Lessons on Not Fighting Fire with Fire: How Reacting Unexpectedly Yielded Unexpected Results For One Guy

Life can be tough and we haven’t heard tell of the trite tale being chimed about life being like “a bowl of cherries” in-forever as, it can indeed be quite like the saying: [that] it’s 90% how we respond to the 10% having happened.

Such is life and true for a young man named Josh Yandt of London, Ontario, who naturally, was rather withdrawn and “played well with others by himself” already, but when his father died, considering the loner that he was-he became withdrawn more than he ever was before. He would eat alone, and basically go out of his way to avoid socializing with others altogether.




 

This is what I know to be true:

By nature, even for those who would step up deny it, we the human condition hates to be ignored by other people but even moreover: Hate it when people who are simply okay with not needing us or including us—seem to be just fine without us while in their own world yet, are around us.

You see, there’s a reverse psychology to that (even more than what we tend to give our ‘positive’ attention to) that just won’t let some part of us not focus on what seems to not need us (even more than that we flock and clique to/with).

Such was the situation with this guy at school. He seemed to be okay with not needing to be included in their cliques and the culture of the school. According to his mom “shy” was what it was-unfortunately, something that can come across to others as rude (as, sometimes people put up rude, seeming negative or blatantly negative fronts to camouflage their shyness).

At any rate,  after his father died, in addition to his sinking into being even more of the loner he was, he put up pictures of his dad in his locker (as a means to cope). He found solace in doing so.anti bullying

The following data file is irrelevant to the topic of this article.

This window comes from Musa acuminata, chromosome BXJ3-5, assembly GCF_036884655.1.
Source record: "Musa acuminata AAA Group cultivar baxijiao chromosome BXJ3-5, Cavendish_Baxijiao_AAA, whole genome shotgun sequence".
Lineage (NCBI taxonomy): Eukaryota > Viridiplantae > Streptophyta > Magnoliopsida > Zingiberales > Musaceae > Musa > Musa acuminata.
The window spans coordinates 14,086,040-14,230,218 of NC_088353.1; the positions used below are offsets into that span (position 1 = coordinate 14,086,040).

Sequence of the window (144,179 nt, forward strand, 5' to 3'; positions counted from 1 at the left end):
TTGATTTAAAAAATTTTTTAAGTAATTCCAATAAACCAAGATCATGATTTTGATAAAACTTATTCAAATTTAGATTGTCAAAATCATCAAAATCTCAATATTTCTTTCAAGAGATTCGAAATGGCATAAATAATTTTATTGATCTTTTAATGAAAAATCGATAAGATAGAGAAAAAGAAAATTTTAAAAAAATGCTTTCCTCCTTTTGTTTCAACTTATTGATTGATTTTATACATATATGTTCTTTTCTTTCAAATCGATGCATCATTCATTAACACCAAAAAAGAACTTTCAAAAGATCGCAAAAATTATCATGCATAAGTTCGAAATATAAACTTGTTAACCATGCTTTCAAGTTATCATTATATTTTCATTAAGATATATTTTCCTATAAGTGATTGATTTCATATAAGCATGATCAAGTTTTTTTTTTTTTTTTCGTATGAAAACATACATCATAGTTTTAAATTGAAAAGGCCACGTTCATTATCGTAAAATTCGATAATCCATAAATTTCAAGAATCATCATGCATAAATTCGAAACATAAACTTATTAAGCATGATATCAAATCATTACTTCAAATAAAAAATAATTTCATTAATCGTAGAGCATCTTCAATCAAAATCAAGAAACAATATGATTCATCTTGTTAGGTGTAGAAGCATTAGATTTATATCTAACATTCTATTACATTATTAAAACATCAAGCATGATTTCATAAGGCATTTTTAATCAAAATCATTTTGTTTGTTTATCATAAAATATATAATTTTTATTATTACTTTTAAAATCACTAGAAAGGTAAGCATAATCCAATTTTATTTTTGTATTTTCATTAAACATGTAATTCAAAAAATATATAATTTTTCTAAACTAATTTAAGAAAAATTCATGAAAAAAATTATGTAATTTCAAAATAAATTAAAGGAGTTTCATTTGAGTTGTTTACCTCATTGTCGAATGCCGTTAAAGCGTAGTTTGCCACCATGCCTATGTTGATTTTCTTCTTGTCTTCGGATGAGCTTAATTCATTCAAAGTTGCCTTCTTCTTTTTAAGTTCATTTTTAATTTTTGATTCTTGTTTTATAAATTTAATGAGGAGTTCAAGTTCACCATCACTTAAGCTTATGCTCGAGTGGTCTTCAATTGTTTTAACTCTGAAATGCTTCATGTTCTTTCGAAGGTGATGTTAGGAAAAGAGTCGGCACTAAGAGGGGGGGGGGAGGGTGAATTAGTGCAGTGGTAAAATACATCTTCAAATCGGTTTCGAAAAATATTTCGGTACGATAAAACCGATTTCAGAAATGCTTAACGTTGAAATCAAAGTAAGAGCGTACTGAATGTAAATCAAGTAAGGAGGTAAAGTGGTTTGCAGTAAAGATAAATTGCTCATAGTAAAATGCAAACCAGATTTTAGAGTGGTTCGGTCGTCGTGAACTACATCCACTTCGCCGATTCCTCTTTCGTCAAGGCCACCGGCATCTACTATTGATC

Well…the problem with being okay with being that kind of loner (okay with playing alone), is that people turn their focus to you in negative ways and unfortunately (rather than making conversation and perhaps a new friend out of it), they tend to do what serves their hurt or anger [about your indifference or oblivion toward them]: Do mean and cryptic (mental, emotional or even physical) things to you, when often times: They just want some of your attention.

As a means for them (to cope with his indifference and oblivion to them) obviously by that focus they gave him (that I just explained) they must’ve learned that those pictures of that person in his locker meant something to him.

So what’d they do?

They ripped them down-and so the bullying began…

Obviously when you mind your own business and you’ve done a great job of creating your own space by staying out of theirs, the typical reaction is to fight fire with fire-especially considering the loss of your dad.

But what happened was a stark raving different response to the situation that ultimately led not only the other school students to like him, but look forward to him—only after the “awkward” phase of his response to their bullying caught them off guard for a while.

 




 

You see, instead of fighting them back, the student decided to be “welcoming” (literally).

He began to stand at the school doors to